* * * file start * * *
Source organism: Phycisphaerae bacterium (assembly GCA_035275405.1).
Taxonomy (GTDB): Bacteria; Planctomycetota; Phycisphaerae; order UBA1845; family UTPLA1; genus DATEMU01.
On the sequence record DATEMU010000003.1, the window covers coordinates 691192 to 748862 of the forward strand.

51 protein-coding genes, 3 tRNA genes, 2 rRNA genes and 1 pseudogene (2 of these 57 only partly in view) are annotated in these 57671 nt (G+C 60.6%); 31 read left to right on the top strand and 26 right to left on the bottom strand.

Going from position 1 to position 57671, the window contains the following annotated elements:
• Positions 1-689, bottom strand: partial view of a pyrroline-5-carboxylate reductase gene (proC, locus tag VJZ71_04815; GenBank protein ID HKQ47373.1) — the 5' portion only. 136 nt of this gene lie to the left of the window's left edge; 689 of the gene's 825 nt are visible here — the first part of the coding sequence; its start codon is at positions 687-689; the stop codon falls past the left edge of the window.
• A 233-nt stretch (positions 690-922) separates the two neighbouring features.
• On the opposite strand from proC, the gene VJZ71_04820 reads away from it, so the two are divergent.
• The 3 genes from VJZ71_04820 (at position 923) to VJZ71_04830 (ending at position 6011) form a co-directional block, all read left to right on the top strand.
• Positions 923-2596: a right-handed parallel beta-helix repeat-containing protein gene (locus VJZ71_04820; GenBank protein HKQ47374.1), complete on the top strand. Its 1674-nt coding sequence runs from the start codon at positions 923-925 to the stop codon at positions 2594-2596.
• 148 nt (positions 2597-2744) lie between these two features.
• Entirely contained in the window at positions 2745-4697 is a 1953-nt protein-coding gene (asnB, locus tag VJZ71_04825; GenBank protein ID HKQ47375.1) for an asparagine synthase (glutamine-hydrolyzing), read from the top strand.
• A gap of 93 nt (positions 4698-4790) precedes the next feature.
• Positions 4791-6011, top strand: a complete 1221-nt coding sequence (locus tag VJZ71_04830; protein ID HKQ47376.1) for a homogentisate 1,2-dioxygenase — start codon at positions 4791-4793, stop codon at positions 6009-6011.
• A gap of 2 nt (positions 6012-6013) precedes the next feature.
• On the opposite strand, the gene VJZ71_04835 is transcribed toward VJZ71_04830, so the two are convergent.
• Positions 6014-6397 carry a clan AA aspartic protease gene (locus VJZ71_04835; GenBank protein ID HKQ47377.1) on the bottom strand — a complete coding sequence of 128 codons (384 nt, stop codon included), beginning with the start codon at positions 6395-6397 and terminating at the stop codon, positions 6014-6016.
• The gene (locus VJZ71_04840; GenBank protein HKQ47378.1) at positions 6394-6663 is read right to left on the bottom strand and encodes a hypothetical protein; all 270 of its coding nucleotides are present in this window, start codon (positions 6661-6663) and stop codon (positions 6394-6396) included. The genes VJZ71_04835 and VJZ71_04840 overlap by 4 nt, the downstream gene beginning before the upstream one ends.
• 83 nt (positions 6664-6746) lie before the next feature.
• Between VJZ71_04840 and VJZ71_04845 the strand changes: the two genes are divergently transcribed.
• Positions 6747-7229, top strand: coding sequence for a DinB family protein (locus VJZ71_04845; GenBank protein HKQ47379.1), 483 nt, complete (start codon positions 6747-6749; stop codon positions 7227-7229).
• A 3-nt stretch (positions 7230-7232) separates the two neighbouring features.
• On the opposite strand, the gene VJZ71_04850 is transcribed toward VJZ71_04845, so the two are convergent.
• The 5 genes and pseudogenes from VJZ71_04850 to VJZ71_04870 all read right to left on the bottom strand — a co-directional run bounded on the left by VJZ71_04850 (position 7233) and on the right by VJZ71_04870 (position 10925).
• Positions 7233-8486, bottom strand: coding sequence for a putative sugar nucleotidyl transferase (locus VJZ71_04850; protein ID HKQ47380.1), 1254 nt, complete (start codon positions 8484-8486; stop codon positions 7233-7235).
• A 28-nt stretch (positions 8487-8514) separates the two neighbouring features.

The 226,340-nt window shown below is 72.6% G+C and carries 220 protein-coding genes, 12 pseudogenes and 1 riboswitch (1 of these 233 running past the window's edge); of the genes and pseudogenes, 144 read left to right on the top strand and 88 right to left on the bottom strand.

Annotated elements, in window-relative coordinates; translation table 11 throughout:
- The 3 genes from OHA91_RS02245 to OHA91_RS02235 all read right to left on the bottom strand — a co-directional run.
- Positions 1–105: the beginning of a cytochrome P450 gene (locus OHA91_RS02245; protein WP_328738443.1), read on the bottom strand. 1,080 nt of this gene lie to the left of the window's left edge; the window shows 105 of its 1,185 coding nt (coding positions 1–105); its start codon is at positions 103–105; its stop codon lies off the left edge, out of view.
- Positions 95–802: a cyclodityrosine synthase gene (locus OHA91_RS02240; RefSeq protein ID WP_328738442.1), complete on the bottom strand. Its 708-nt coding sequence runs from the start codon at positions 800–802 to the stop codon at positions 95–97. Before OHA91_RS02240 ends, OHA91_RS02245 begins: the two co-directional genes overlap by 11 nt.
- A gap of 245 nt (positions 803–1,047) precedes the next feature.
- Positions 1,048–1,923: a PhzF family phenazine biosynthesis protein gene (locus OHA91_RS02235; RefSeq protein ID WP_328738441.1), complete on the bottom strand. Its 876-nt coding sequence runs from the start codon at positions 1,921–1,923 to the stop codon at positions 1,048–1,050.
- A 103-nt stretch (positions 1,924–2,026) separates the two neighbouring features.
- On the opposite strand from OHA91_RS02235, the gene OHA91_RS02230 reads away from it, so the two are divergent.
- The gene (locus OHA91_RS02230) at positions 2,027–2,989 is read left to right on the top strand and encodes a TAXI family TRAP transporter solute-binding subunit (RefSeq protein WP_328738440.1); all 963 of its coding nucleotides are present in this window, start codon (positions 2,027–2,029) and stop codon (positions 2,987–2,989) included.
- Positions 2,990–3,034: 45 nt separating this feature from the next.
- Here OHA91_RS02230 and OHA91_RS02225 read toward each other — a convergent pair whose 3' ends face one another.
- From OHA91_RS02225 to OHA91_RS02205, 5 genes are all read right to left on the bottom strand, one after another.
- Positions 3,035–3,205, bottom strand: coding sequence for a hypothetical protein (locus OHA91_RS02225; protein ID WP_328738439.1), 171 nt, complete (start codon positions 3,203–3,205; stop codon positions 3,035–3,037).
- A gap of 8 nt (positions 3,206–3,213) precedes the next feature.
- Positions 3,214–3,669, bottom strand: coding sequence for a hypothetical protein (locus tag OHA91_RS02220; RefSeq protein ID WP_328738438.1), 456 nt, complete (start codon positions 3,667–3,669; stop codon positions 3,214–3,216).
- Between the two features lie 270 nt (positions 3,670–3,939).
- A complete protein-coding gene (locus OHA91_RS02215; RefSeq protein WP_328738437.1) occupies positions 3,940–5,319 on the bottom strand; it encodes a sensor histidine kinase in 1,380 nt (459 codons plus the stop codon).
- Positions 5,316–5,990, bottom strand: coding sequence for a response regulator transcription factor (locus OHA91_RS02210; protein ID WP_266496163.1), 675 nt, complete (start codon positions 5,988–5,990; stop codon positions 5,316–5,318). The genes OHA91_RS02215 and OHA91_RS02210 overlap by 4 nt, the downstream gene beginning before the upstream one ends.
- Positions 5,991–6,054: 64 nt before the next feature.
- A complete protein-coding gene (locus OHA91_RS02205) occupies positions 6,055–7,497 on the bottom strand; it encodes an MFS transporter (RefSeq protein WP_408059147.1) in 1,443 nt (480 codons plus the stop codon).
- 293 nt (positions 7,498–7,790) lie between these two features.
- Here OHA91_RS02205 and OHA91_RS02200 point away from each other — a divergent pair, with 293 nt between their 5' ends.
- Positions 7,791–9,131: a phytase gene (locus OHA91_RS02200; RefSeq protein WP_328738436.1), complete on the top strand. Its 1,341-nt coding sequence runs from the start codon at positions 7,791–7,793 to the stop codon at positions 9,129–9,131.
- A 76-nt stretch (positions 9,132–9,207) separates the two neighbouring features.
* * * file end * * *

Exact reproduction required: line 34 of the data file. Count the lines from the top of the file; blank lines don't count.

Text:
- A 103-nt stretch (positions 1,924–2,026) separates the two neighbouring features.